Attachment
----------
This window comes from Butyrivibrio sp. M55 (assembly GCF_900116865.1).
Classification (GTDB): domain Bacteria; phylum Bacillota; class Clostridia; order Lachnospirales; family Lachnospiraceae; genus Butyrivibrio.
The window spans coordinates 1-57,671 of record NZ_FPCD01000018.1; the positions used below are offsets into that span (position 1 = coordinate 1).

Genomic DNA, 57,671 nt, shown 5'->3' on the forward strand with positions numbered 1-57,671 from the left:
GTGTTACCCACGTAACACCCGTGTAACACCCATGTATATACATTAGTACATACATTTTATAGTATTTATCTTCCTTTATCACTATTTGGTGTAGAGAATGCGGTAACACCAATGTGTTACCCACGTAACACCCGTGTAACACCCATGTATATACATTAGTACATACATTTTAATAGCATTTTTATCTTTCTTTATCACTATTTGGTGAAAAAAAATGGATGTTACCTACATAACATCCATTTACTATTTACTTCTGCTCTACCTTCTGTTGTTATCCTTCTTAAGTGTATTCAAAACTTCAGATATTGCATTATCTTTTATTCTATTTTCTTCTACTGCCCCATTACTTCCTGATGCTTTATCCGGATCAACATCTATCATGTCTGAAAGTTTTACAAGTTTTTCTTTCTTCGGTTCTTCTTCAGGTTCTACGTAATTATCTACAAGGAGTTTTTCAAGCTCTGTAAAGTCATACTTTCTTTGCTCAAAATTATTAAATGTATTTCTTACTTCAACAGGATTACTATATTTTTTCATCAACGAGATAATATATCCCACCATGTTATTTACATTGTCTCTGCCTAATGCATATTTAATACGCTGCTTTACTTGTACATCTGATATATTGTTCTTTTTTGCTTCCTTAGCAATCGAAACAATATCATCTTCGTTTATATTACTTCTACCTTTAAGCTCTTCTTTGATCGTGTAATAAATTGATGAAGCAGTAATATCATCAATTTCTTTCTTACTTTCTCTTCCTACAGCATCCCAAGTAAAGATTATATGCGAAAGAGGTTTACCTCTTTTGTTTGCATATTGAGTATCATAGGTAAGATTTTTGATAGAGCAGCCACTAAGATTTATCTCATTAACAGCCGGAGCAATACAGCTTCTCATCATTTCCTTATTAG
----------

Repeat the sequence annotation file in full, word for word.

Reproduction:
This window comes from Butyrivibrio sp. M55 (assembly GCF_900116865.1).
Classification (GTDB): domain Bacteria; phylum Bacillota; class Clostridia; order Lachnospirales; family Lachnospiraceae; genus Butyrivibrio.
The window spans coordinates 1-57,671 of record NZ_FPCD01000018.1; the positions used below are offsets into that span (position 1 = coordinate 1).

Genomic DNA, 57,671 nt, shown 5'->3' on the forward strand with positions numbered 1-57,671 from the left:
GTGTTACCCACGTAACACCCGTGTAACACCCATGTATATACATTAGTACATACATTTTATAGTATTTATCTTCCTTTATCACTATTTGGTGTAGAGAATGCGGTAACACCAATGTGTTACCCACGTAACACCCGTGTAACACCCATGTATATACATTAGTACATACATTTTAATAGCATTTTTATCTTTCTTTATCACTATTTGGTGAAAAAAAATGGATGTTACCTACATAACATCCATTTACTATTTACTTCTGCTCTACCTTCTGTTGTTATCCTTCTTAAGTGTATTCAAAACTTCAGATATTGCATTATCTTTTATTCTATTTTCTTCTACTGCCCCATTACTTCCTGATGCTTTATCCGGATCAACATCTATCATGTCTGAAAGTTTTACAAGTTTTTCTTTCTTCGGTTCTTCTTCAGGTTCTACGTAATTATCTACAAGGAGTTTTTCAAGCTCTGTAAAGTCATACTTTCTTTGCTCAAAATTATTAAATGTATTTCTTACTTCAACAGGATTACTATATTTTTTCATCAACGAGATAATATATCCCACCATGTTATTTACATTGTCTCTGCCTAATGCATATTTAATACGCTGCTTTACTTGTACATCTGATATATTGTTCTTTTTTGCTTCCTTAGCAATCGAAACAATATCATCTTCGTTTATATTACTTCTACCTTTAAGCTCTTCTTTGATCGTGTAATAAATTGATGAAGCAGTAATATCATCAATTTCTTTCTTACTTTCTCTTCCTACAGCATCCCAAGTAAAGATTATATGCGAAAGAGGTTTACCTCTTTTGTTTGCATATTGAGTATCATAGGTAAGATTTTTGATAGAGCAGCCACTAAGATTTATCTCATTAACAGCCGGAGCAATACAGCTTCTCATCATTTCCTTATTAG